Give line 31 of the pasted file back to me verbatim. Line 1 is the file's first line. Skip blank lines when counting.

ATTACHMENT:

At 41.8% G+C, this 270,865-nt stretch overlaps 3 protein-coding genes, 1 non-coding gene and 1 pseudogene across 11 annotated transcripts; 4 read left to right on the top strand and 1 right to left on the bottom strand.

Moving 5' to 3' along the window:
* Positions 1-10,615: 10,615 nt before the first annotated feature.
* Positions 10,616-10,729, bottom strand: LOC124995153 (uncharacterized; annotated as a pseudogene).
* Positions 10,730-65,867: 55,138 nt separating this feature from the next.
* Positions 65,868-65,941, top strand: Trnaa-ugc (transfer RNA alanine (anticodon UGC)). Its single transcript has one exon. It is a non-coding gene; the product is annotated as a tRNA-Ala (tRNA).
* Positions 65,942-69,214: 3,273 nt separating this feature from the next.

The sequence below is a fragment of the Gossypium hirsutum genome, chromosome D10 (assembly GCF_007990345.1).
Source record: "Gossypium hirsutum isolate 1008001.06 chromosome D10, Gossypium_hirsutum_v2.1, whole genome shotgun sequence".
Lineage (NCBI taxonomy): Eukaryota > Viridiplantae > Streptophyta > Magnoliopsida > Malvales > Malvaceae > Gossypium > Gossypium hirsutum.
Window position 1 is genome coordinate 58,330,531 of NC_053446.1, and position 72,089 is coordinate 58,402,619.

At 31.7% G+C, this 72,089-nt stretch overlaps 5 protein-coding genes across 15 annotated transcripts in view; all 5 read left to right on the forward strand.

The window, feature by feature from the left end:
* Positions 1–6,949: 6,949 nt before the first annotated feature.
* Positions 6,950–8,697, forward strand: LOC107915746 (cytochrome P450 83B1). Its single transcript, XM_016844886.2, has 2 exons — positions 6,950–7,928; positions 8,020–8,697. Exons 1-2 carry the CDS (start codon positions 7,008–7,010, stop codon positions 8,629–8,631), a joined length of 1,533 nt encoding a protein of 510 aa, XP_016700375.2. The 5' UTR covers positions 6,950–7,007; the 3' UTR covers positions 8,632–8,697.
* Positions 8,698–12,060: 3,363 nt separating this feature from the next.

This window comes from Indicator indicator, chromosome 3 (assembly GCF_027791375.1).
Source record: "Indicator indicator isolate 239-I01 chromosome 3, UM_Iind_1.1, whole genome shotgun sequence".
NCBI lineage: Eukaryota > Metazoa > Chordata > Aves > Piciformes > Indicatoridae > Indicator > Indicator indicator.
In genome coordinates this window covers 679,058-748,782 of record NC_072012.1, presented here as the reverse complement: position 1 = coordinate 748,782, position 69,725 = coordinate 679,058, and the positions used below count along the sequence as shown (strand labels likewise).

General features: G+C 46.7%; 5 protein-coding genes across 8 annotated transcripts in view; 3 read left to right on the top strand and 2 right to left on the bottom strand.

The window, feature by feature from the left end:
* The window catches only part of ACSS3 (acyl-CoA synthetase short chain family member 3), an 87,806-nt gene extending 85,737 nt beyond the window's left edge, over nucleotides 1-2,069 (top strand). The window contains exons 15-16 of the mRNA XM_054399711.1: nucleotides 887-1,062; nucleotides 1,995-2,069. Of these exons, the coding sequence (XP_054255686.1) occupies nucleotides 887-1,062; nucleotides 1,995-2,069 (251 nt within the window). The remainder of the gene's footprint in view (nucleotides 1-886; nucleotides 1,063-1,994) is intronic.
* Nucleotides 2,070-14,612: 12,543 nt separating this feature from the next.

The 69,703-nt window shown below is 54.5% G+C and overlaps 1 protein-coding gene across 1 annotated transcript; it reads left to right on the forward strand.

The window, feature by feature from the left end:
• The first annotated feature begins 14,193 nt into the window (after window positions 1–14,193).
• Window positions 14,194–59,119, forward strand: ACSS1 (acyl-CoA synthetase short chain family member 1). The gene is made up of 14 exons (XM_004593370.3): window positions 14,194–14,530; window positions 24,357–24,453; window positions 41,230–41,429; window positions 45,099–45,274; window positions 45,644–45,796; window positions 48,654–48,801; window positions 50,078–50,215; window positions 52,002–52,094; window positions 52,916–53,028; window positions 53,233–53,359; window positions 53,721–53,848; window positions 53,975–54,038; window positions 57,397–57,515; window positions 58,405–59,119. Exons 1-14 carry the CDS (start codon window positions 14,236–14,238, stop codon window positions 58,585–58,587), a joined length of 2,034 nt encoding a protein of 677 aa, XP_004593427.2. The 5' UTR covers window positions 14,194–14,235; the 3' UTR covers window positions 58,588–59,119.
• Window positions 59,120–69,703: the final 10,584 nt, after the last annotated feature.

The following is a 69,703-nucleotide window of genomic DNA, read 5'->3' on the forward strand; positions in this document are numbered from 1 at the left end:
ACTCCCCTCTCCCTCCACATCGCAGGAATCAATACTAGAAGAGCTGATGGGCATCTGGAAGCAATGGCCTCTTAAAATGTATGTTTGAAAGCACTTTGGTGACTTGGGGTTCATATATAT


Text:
ACTCCCCTCTCCCTCCACATCGCAGGAATCAATACTAGAAGAGCTGATGGGCATCTGGAAGCAATGGCCTCTTAAAATGTATGTTTGAAAGCACTTTGGTGACTTGGGGTTCATATATAT